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25 January 2018

Long standing American hard (and occasionally soft)rockers Blue Oyster Cult carry an ‘on tour forever’ tag. It’s even on their T shirts. Martyn Joseph could easily invest in the same slogan. His constant round of touring that takes in Canada, the US and Europe sees him in  a permanent state of gig fitness.

And while his hero Bruce Springsteen fills his boots playing a similarly intimate run of shows on Broadway, where ticket prices hit astronomically new highs in this age of  ‘sell it and they will come’, Martyn Joseph steadfastly retains his integrity, offering simple value for money.  Despite his self depreciating comments about the general reflective and occasionally downbeat nature of his songs, he still packs in more than enough hope and inspiration.

More recent  local stops took  in Darwen (the night after the Trump election triumph) and Manchester’s Band On The Wall while The Met was undergoing it’s refurb, so it was good to see him back on more familiar territory  doing his thing. His thing that sees him currently road testing songs for a new album – the best way to shape up your material before committing to record – and also revisiting some of his more well known concert staples. There was also the deserved plug for his Let Yourself Trust which over the few years since its inception has raised over a quarter of a million pounds for worthy small scale (in the grand scheme of things) but no less worthy causes.martyn joseph the met 250118 1

So, after walking on to start the show with a shiny black Takamine 12 string with what turned out to be a cascading opening prologue it was into the more familiar territory of  Lonely Like America. An early chance to reference various aspects of the great nation centering round one person in particular – several Springsteen song references making their way into the flow – along with a thinly veiled reference or two to the other high profile American in the media. It’s possibly the first time I’ve witnessed Martyn play a set in recent times without the inclusion of a Springsteen song (in full) but while Let Yourself was the first of a couple of songs where the gentle picking was almost classical in feel, the harmonica was pure Bruce.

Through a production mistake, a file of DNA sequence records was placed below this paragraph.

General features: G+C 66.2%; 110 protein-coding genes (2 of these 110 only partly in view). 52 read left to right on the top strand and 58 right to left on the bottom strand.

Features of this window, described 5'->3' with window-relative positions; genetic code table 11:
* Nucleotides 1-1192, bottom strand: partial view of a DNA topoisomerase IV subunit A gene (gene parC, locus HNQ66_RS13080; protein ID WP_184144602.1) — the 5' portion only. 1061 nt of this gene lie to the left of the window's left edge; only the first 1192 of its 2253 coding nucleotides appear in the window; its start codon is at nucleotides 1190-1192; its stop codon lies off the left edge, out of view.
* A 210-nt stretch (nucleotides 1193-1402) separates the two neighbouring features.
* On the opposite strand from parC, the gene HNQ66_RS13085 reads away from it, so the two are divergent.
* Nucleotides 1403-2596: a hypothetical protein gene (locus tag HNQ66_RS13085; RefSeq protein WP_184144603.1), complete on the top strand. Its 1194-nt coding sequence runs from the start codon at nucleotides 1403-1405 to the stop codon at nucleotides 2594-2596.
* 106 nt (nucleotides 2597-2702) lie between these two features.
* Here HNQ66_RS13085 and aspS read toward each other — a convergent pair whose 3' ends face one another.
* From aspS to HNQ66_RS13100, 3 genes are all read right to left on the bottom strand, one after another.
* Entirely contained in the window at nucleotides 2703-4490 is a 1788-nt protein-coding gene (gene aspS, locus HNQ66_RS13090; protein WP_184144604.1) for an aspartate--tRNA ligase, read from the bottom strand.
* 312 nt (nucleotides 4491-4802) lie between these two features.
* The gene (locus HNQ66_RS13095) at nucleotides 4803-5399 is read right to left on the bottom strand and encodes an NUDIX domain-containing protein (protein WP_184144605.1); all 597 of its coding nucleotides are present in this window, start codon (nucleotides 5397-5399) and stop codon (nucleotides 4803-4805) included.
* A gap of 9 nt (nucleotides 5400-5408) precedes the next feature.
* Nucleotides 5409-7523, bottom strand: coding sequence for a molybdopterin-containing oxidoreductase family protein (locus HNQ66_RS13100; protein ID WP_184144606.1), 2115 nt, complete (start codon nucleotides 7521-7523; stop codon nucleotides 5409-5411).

New stuff, ah yes some new songs, heralded by the waft of a sheaf of new song lyrics, plonked on the makeshift autocue – also handy for old songs when you can’t recall the words. After ravaging Trump, one that stood up and out was Here Come The Young (a nice singlalong chant too) – a tribute to our own recent election and the young voters who turned out back at that testing time.

Otherwise, a self confessed nineties theme started to emerge in the set. Strapping on the electric guitar (yes – someone did shout “rock and roll” and another tried the old “Judas” call; ’66 it may have been on the edge, now it just inspires a yawn – we’ve come a long way) and reminiscing about meeting and writing with Tom Robinson in 1992 and when Let’s Talk About It In The Morning was challenging Mr Blobby in the charts. Airing He Never Said, maybe just to song the line “give an idiot the presidency” – the train of thought, the thread never far from the surface.

Luxury Of Despair however, remains an incredible centrepiece of the set. One that chills every time, ringing forth with a sharp sting, it’s been around long enough now to earn a rest but it looks like it’s going to be one of those songs you just can’t ignore. Like Messi or Ronaldo, the first name on the teamsheet and build the set round it. Especially effective when  tellingly followed by a gentle and seemingly slowed down Still A Lot Of Love Round Here, the antidote…

Taking nothing for granted, constantly and genuinely humbled by the fact that he can still play his music to an audience, Martyn Joseph never fails to earn and win respect. In a world of insecurity and inequality, his wisdom and insight are rare commodites.


The Martyn Joseph website

He can also be found on  Facebook and Twitter


All words and live photography by Mike Ainscoe. You can find more of Mike’s writing on Louder Than War at his author’s archive. He can be found on Facebook and his website is

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Mike has been contributing to Louder Than War since 2012, rising through the ranks from contributor to Sub Editor and now Reviews Editor. He brings his eclectic taste to the table with views on live shows (including photography) and album reviews, features and interviews from rock to metal to acoustic and folk.